info specific to bow, minnewanka, waterton

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A CFI proposal by Profs. Stastna, Lamb, and Waite resulted in acquisition of new servers in 2017.

Hostnames and Hardware

  • (SGI C2112-GP2)
  • (SGI C1104-GP2)
  • (SGI C1104-GP2)

Each machine has:

  • 2x Intel Xeon E5-2690v4 (Broadwell) CPUs, 2.6 GHz, 14 core
  • 128 GB RAM
  • 40 gigabit private network link for faster MPI (see "MPI jobs that span the machines" section below)
  • 1 gigabit public network link (except bow has 10 gigabit)

Operating System Software and vendor add-ons

  • CentOS 7.9
  • HPE (SGI) MPI 1.9
    • includes features formerly in SGI Performance Suite and Accelerate
    • accelerated MPI called MPT (Message Passing Toolkit) 2.25
    • MPI performance analyzer and diagnostic suite called MPInside
  • Intel oneAPI
    • compilers, numerical libraries, MPI, performance tools

System Administration

  • MFCF administers these machines. Users do not have root access.
  • System management is done by SaltStack software, unlike hood which is managed using MFCF's XHier
    • this means things will be different
    • applications are not under the /software directory anymore
    • default PATH does not have everything in it
    • details below

File Systems

  • home directories are NFS-mounted from hood.math
    • that's where you are when you log in
    • do not run models from your home directory: it's too small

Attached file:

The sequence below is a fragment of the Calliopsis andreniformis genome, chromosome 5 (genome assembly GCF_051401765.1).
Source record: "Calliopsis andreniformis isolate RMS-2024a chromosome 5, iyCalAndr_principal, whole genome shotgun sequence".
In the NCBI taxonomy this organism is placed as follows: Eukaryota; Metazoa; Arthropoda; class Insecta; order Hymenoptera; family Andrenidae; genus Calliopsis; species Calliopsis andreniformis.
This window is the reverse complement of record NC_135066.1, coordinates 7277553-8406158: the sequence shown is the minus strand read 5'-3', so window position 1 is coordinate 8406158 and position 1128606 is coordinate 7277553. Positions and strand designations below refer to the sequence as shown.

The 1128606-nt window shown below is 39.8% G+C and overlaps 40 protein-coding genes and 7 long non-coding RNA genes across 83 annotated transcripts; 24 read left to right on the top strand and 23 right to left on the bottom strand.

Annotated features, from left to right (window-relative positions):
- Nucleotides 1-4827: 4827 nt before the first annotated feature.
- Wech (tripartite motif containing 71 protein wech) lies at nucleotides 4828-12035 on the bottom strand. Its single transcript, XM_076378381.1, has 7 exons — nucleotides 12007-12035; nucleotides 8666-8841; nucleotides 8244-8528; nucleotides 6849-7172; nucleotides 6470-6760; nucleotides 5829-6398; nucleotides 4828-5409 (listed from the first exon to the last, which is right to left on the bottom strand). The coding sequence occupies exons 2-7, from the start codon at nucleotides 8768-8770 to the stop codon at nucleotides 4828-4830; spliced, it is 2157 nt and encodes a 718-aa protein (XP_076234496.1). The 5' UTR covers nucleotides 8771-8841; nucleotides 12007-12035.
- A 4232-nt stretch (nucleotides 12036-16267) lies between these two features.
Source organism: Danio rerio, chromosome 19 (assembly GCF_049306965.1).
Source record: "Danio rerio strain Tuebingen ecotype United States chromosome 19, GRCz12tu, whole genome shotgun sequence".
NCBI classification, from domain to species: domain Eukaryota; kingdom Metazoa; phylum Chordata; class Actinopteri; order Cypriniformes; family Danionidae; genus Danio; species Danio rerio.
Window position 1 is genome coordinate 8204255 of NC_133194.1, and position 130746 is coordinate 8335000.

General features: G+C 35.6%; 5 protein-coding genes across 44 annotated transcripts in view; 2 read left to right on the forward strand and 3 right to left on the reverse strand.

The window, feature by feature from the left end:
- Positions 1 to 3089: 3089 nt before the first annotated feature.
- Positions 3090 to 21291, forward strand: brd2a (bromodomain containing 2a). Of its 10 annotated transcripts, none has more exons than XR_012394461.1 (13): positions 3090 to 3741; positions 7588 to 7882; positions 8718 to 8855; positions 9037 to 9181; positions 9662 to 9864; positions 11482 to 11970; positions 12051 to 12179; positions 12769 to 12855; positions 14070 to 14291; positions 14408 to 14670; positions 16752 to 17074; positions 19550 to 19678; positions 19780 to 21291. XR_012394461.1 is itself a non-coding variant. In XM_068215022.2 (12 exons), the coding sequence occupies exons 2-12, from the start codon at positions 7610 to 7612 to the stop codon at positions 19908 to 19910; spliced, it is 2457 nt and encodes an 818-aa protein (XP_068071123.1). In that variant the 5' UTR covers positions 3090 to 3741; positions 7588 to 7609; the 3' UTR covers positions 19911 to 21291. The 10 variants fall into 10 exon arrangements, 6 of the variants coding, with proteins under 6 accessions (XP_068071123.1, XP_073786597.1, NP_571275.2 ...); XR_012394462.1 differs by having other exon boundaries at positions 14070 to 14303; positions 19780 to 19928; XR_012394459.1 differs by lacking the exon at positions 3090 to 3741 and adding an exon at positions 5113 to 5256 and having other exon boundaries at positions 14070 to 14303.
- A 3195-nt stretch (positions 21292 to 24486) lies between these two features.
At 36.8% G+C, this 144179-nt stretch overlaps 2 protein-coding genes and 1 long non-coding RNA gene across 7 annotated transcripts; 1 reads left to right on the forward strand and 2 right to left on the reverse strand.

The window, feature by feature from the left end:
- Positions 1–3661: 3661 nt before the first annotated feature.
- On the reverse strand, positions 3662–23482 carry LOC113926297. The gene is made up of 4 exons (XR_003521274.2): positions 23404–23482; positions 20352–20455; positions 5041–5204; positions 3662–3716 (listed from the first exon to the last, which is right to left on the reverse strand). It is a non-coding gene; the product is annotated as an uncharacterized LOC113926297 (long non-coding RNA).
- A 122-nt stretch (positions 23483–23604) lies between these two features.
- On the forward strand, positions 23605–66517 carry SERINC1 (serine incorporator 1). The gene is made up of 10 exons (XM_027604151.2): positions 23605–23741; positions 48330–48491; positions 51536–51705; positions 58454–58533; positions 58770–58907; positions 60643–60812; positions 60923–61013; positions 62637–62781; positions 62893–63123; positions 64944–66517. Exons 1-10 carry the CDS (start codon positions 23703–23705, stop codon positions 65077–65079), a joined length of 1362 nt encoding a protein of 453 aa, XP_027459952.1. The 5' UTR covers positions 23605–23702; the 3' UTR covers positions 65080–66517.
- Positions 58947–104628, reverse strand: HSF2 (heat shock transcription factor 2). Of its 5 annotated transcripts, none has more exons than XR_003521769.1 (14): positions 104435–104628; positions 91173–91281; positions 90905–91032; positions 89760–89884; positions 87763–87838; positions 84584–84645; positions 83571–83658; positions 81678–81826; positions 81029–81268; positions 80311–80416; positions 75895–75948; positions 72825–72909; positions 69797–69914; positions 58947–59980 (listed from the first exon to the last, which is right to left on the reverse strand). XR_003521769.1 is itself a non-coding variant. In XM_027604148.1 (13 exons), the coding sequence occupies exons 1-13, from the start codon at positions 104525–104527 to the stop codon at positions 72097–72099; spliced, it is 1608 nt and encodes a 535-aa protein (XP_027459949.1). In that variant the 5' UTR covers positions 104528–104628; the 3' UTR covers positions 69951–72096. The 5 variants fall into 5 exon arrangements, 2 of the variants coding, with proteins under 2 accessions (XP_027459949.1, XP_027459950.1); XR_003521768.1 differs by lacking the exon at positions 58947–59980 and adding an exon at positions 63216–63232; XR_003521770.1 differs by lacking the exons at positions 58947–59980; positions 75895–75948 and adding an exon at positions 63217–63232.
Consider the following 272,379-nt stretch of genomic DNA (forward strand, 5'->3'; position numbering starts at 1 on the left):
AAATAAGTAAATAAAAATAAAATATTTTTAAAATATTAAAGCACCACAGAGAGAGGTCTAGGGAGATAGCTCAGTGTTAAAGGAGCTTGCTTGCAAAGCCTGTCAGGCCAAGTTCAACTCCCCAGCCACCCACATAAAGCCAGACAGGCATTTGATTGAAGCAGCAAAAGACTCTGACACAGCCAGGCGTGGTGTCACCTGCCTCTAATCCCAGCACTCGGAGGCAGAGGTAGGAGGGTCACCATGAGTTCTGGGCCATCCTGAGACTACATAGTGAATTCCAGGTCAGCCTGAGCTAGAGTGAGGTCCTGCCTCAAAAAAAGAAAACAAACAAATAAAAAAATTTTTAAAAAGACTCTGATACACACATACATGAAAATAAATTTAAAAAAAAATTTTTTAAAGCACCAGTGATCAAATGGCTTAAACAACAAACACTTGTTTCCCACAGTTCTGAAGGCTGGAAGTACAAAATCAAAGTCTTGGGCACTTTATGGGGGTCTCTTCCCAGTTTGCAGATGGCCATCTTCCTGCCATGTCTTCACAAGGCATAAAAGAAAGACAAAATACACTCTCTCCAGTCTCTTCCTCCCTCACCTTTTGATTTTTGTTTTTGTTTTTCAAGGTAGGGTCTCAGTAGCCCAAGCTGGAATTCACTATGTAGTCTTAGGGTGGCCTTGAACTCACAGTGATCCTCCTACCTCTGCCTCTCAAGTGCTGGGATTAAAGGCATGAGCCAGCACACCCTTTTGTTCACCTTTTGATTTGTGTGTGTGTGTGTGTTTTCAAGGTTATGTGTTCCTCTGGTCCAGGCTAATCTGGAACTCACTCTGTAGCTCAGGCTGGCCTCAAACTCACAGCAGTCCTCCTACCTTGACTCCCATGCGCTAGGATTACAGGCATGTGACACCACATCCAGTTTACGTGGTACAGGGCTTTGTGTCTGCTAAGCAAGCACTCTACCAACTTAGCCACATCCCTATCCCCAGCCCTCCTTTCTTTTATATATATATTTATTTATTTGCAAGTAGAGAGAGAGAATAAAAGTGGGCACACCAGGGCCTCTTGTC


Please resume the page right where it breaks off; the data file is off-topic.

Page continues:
• the /fsys2, /fsys3, /fsys4, /fsys5, /fsys6, /fsys7 file systems are NFS-mounted from hood.math
    • these are under /nfs/hood.math/
  • /scratch is a very large local file system on bow, shared over the network by minnewanka and waterton
    • if you don't have a personal drectory here, ask MFCF
    • faster for models to use this file system than NFS-mounted file systems from hood
  • /fsys1 is for application and management software, no user files

Application Software, Development Environment

Wherever satisfactory versions are provided by the OS distribution, things like library and include files are installed at default locations such as /usr/lib64 and /usr/include.

Third party applications that come as precompiled bundles (but not Linux RPMs) are installed under /opt. E.g., /opt/visit/bin/visit

Third party applications that we have to compile from source are installed under /usr/local.

Login shell environment

  • the recommended .cshrc and .profile files set up your environment automatically with recommended compilers, libraries, etc. mentioned below to work with the configuration files included with models such as SPINS, MITgcm, IGW
  • some optional software comes in "module" format (see man module)
    • to see a list of available modules, run module avail
      • this also shows which ones you have loaded already
    • load one using its exact name as shown in the list e.g. MATLAB, module load matlab/2017a-research
    • use module unload modulename to unload a module, e.g. if you want to switch to an alternative one
  • some optional software comes in "Software Collection" format (see man scl)
    • to see a list of available collections, run scl -l
    • load one using its name followed by your preferred shell (it starts a sub-shell), e.g. scl enable rh-python36 /bin/bash